Some people question whether religion and politics should ever interact. What do the bishops say in response to this criticism? What is the role of the Church in political life?
What is the connection between our faith and the desire to change the world for the better?
What types of leaders does our society need? For what should they stand and how should they lead?
Why do the bishops and all concerned Church leaders encourage all Catholics, whether able to vote or not, to be involved in political life? What are other ways, in addition to voting, that you can be involved in advocacy for important issues?
What do the bishops mean when they say, “Both opposing evil and doing good are essential obligations?” Why are both, not just one or the other, important for Catholics? What are examples of intrinsically evil acts and why must they always be opposed? What are examples of the basic needs of our neighbors which we must ensure are fulfilled? What might your own actions to avoid evil and to do good look like?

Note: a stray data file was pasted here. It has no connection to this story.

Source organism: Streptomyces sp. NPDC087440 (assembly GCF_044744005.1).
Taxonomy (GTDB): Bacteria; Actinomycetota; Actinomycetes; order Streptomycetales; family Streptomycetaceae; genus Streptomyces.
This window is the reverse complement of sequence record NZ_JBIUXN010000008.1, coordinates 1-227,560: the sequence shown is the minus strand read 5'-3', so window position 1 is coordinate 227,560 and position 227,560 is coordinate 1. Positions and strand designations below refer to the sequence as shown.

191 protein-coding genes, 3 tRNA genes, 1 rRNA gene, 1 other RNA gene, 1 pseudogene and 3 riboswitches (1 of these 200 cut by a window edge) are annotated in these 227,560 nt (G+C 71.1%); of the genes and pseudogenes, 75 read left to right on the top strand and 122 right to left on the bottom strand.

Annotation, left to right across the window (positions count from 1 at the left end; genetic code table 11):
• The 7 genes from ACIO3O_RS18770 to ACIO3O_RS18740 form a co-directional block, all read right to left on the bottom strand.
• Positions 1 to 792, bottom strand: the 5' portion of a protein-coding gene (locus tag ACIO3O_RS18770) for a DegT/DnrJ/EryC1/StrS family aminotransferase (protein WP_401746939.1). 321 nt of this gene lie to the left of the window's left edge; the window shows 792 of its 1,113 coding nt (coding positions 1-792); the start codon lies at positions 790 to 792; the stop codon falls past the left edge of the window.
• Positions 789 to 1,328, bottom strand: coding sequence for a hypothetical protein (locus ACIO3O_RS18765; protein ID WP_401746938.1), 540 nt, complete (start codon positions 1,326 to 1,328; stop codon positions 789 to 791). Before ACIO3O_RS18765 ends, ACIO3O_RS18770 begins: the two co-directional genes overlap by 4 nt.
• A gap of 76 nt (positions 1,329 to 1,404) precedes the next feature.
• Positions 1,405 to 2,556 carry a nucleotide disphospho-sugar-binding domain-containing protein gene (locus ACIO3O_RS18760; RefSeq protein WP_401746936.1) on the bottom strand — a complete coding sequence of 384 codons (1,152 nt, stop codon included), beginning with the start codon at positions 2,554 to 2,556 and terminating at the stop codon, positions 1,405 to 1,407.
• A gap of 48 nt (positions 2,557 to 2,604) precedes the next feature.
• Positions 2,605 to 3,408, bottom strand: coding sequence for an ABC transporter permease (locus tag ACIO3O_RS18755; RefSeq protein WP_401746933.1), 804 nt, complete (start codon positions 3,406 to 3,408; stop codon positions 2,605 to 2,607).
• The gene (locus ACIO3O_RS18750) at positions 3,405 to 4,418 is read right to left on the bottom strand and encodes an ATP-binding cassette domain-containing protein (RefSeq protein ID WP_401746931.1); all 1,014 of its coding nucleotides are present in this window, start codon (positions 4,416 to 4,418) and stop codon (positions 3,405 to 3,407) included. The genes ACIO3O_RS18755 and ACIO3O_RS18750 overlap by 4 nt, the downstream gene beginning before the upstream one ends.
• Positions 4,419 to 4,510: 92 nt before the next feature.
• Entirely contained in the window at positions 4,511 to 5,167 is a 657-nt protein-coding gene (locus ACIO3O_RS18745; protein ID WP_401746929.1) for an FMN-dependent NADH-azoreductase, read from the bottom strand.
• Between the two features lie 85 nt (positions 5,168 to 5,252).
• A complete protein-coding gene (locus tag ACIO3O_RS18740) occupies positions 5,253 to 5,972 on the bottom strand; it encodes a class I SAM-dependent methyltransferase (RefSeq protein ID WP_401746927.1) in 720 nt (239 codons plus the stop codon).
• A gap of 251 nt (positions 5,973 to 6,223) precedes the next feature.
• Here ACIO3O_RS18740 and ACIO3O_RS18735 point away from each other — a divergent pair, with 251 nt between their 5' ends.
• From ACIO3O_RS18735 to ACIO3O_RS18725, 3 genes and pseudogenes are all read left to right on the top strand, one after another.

How might public policies and laws be different if the moral principles from Faithful Citizenship were used as a basis for political decisions?
Life and Dignity of the Human Person
Call to Family, Community, and Participation
Rights and Responsibilities
Option for the Poor and Vulnerable
The Dignity of Work and the Rights of Workers
Care for God’s Creation